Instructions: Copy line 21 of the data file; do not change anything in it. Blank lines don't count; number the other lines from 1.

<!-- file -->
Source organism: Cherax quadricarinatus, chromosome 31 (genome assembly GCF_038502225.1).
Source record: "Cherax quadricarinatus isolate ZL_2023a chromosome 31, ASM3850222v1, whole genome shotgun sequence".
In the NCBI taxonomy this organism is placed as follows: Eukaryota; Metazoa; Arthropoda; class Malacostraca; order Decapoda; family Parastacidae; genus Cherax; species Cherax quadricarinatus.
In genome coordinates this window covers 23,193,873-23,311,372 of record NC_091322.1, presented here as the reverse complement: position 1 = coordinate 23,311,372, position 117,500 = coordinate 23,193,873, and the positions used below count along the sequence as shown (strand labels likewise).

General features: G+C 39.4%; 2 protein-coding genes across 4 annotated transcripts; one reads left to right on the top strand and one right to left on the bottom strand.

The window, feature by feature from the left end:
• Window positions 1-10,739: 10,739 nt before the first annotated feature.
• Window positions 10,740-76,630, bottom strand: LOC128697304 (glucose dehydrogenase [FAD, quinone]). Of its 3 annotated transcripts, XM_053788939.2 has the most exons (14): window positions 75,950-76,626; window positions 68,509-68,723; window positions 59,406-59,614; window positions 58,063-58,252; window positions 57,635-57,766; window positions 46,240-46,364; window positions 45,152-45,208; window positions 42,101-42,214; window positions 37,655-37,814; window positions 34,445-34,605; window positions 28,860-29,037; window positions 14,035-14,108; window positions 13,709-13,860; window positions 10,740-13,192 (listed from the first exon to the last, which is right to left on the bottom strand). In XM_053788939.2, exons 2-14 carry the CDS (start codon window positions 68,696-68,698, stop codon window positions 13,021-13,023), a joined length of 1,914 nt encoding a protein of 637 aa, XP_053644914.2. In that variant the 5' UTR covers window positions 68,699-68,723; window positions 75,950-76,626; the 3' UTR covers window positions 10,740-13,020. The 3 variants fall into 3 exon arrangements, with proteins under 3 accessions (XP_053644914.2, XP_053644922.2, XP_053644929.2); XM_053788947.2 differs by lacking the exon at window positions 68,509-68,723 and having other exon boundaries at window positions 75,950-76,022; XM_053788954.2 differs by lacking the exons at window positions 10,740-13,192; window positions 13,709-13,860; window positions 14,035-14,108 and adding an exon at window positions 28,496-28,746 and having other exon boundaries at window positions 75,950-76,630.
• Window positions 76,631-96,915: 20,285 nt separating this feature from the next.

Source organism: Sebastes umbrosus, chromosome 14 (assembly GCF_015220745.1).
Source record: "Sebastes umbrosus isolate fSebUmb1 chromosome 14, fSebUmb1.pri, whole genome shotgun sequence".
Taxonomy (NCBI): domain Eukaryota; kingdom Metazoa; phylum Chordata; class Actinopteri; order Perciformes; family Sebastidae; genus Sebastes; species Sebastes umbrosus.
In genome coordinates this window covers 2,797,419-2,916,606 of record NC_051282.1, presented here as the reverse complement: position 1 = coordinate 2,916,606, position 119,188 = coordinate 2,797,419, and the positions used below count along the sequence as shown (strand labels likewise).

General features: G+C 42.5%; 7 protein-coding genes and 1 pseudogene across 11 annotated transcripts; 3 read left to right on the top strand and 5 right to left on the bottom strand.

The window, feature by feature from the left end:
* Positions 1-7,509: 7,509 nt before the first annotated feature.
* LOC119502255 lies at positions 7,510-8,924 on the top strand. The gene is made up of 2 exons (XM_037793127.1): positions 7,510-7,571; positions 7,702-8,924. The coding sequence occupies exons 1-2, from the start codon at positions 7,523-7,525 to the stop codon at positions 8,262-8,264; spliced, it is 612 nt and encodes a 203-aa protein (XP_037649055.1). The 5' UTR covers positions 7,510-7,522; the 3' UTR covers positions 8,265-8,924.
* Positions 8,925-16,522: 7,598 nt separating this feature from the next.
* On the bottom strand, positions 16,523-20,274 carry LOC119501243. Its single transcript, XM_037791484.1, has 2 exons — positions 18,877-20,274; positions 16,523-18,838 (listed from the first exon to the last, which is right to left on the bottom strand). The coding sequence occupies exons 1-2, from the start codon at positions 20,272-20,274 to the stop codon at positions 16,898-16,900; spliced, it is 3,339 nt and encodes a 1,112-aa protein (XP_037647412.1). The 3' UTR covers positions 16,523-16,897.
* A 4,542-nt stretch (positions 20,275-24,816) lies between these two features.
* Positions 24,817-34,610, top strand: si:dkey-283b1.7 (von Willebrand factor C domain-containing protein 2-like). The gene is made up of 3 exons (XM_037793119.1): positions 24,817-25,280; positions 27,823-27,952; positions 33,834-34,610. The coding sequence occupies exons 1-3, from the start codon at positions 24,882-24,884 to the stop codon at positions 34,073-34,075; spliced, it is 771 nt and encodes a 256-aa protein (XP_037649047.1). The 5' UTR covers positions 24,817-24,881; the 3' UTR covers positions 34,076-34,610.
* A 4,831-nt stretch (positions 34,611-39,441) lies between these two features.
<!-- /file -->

* Positions 24,817-34,610, top strand: si:dkey-283b1.7 (von Willebrand factor C domain-containing protein 2-like). The gene is made up of 3 exons (XM_037793119.1): positions 24,817-25,280; positions 27,823-27,952; positions 33,834-34,610. The coding sequence occupies exons 1-3, from the start codon at positions 24,882-24,884 to the stop codon at positions 34,073-34,075; spliced, it is 771 nt and encodes a 256-aa protein (XP_037649047.1). The 5' UTR covers positions 24,817-24,881; the 3' UTR covers positions 34,076-34,610.